Plan Your Air Filtration Project Carefully
Improve your home air quality with an air filtration project. For example, several types of air cleaning devices remain available and each offers a design that helps remove certain types of pollutants.
Flat or Panel Air Filters
Flat or panel air filters typically maintain a MERV of 1 to 4. These filters are commonly used in residential furnaces and air conditioners. For the most part, these filters protect the HVAC equipment from the buildup of unwanted materials on the surfaces such as fan motors and heating or cooling coils, and not for direct indoor air quality reasons. They maintain low efficiency on smaller airborne particles and medium efficiency on larger particles.
Pleated or Extended Surface Filters
Pleated or extended surface filters maintain a MERV of 5 to 13. These filters remain reasonably efficient at removing small to large airborne particles. Filters with a MERV between 7 and 13 are likely to be nearly as effective as true HEPA filters at controlling most airborne indoor particles. These filters enable a quieter HVAC fan operation and higher airflow rates than HEPA filters since they maintain less airflow resistance. Higher efficiency filters with a MERV of 14 to 16 are similar in appearance to true HEPA filters.
High Efficiency Particulate Air (HEPA) Filters
High Efficiency Particulate Air (HEPA) Filters have MERV values of 17 to 20. True HEPA filters are normally not installed in residential HVAC systems. True HEPA filters in an existing HVAC system would likely require professional modification of the system due to their physical dimensions and increase in airflow resistance.
Gas-phase Air Cleaners
Gas-phase air cleaners remove gases and odors by using a material called a sorbent, such as activated carbon, which adsorbs the pollutants. These filters are typically intended to remove one or more gaseous pollutants from the airstream that passes through them. Because gas-phase filters are specific to one or a limited number of gaseous pollutants, they will not reduce concentrations of pollutants for which they were not designed.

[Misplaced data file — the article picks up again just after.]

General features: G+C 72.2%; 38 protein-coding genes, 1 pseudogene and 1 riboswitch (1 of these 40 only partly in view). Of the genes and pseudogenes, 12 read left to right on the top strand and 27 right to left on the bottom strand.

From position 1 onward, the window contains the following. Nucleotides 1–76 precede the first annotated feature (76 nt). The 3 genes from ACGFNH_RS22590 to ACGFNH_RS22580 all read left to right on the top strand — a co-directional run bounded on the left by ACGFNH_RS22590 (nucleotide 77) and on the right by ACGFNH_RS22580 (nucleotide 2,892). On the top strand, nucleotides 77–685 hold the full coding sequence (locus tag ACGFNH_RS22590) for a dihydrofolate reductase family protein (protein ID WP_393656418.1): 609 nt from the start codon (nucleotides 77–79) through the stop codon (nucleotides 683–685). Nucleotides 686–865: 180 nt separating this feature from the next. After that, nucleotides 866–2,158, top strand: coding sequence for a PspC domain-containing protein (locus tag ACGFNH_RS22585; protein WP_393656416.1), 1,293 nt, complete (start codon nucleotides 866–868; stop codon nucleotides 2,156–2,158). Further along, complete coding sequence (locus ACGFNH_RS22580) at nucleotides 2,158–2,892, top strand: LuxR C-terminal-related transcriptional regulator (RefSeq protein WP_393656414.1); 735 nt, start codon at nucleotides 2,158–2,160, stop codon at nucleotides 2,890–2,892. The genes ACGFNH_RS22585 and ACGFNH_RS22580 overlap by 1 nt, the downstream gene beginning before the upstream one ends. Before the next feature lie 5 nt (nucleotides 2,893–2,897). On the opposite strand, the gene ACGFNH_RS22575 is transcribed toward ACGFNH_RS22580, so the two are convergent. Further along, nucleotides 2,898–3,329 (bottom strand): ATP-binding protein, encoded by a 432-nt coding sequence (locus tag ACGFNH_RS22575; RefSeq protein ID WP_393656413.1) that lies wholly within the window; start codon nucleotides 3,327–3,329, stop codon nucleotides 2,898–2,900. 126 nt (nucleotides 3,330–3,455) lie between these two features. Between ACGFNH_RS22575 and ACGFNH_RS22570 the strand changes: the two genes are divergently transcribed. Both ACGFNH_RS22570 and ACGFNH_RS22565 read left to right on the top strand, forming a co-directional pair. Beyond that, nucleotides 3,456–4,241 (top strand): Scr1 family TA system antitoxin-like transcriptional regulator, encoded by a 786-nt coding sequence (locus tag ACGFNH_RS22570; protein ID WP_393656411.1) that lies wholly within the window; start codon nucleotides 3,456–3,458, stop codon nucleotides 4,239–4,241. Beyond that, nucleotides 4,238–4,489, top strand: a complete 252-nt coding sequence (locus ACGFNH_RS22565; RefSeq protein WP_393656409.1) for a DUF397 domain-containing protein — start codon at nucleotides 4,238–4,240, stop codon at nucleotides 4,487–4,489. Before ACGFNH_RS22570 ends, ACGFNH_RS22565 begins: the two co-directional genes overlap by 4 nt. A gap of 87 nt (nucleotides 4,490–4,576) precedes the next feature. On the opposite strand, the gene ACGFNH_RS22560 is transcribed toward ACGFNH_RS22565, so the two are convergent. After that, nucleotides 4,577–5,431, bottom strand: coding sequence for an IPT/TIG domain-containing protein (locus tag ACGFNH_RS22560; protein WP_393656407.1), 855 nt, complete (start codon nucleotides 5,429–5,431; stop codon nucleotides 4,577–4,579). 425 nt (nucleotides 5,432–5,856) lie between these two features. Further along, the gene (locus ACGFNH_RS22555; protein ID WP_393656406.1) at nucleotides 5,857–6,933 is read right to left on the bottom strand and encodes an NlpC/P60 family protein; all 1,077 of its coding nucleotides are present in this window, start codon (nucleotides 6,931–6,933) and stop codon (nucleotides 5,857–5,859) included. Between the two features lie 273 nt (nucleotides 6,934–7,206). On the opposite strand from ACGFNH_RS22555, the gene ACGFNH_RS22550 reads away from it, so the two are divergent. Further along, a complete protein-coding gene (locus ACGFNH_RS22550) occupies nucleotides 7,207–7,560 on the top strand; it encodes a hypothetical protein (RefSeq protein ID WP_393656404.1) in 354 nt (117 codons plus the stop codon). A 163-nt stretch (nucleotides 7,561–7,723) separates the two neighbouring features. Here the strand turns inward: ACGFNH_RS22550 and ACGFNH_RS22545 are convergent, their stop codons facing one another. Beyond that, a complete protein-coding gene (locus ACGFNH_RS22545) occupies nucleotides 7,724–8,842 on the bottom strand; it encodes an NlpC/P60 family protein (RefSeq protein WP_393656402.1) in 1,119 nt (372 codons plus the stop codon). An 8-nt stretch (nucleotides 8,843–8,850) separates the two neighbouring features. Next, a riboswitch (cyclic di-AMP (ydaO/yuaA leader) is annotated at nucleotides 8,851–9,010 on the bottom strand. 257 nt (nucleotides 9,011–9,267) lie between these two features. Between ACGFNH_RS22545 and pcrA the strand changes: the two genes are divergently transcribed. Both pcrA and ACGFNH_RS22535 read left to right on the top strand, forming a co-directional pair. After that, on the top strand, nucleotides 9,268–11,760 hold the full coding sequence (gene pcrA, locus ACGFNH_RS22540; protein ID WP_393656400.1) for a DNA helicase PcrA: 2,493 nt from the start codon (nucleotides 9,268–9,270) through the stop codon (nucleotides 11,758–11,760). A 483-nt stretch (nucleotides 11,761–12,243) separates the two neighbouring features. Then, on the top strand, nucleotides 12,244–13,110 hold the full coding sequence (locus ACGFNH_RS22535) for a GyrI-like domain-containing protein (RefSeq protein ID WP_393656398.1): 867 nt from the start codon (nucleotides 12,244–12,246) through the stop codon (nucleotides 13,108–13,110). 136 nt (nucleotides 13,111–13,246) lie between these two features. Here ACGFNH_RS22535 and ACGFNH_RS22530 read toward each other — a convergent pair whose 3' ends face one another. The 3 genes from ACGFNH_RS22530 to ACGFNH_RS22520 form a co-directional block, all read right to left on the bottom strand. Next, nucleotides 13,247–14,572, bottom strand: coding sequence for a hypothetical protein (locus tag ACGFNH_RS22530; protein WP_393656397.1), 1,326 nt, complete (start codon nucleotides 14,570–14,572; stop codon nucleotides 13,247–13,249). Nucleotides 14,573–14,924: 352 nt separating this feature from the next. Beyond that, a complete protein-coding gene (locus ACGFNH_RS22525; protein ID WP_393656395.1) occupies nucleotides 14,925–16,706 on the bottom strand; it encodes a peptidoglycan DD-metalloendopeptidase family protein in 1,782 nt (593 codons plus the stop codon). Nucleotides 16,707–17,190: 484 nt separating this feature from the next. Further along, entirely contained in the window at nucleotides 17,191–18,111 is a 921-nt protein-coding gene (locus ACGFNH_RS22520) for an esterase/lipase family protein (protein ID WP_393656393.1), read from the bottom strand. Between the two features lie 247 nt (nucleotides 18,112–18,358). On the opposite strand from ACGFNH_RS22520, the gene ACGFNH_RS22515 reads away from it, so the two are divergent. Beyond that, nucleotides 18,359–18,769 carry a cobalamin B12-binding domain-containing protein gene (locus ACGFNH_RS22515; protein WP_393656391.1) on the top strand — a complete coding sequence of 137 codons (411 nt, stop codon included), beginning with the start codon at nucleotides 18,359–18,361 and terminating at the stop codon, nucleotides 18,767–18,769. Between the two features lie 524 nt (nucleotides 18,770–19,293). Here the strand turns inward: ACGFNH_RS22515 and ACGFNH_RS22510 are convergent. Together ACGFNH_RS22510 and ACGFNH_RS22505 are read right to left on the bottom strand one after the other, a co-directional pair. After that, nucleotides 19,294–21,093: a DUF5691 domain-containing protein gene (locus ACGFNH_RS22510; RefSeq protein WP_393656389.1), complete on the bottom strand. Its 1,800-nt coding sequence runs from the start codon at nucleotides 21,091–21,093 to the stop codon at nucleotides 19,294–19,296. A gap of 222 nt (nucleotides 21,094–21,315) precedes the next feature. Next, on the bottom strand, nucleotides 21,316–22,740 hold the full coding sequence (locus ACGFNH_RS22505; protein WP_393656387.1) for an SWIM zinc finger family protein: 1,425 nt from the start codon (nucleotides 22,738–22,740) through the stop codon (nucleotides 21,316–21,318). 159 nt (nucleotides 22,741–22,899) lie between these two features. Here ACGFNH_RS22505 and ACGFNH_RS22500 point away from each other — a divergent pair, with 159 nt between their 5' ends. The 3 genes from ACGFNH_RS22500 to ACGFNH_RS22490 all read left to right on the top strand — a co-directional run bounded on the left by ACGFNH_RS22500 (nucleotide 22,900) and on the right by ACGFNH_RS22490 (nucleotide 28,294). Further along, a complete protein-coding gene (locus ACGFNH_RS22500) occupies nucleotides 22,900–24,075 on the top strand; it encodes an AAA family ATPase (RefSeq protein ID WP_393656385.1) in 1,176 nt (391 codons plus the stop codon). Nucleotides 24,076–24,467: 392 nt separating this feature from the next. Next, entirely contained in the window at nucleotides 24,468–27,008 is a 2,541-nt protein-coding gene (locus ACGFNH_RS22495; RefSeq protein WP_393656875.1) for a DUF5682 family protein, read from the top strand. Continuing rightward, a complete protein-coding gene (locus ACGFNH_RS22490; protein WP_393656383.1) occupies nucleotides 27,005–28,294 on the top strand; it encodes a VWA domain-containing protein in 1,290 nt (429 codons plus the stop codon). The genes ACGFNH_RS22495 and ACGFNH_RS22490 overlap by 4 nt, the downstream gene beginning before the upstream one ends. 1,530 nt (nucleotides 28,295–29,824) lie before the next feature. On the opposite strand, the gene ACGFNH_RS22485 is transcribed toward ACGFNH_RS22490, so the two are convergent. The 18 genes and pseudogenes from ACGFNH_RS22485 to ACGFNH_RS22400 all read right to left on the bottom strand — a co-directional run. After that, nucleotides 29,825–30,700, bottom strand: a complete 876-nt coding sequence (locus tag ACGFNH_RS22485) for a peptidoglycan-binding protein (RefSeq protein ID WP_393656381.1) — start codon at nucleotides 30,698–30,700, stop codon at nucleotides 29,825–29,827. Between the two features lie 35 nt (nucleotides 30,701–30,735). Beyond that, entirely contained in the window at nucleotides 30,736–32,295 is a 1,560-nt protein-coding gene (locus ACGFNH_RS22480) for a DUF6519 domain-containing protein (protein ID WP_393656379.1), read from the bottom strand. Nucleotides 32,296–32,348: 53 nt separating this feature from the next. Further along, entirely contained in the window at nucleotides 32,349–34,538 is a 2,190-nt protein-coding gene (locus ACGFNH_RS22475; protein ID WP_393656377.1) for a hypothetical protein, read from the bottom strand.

UVGI cleaners (ultraviolet germicidal irradiation) use ultraviolet radiation from UV lamps that destroy biological pollutants such as viruses, bacteria, allergens and molds that are airborne or growing on HVAC surfaces (e.g., found on cooling coils, drain pans, or ductwork). If used, UVGI cleaners should be applied with, but not as a replacement for, filtration systems.
PCO cleaners (photocatalytic oxidation) use a UV lamp along with a substance, called a catalyst, that reacts with the light. They destroy gaseous pollutants by converting them into harmless products. Just as with UVGI cleaners, PCI cleaners should be applied with, but not as a replacement for, filtration systems.
Portable Air Cleaners
Portable air cleaners generally contain a fan that circulates the air in conjunction with one or more of the air cleaning devices discussed above. These cleaners work throughout a home by moving from room to room and used when continuous and localized air cleaning is needed. They may be an option if a home is not equipped with a central HVAC system or forced air heating system.
Portable air cleaners can be evaluated by their effectiveness in reducing airborne pollutants. This effectiveness is measured by the Clean Air Delivery Rate, or CADR. The CADR is a measure of a portable air cleaner’s delivery of contaminant-free air, expressed in cubic feet per minute. For example, if an air cleaner has a CADR of 250 for dust particles, it may reduce dust particle levels to the same concentration as would be achieved by adding 250 cubic feet of clean air each minute. While a portable air cleaner may not achieve its rated CADR under all circumstances, the CADR value does allow comparison across different portable air cleaners.
Many of the portable air cleaners tested have moderate to large CADR ratings for small particles. However, for typical room sizes, most portable air cleaners currently on the market do not have high enough CADR values to effectively remove large particles such as pollen, dust mite and cockroach allergens.
Air cleaning devices can help to control the levels of airborne allergens and particles in a home. They can help reduce the levels of dust, pollen, dust mite and cockroach allergens, some molds, gases, odors and animal dander. Different types of filters work best on different airborne contaminants. An experienced contractor can help you select which type of system is best for your home.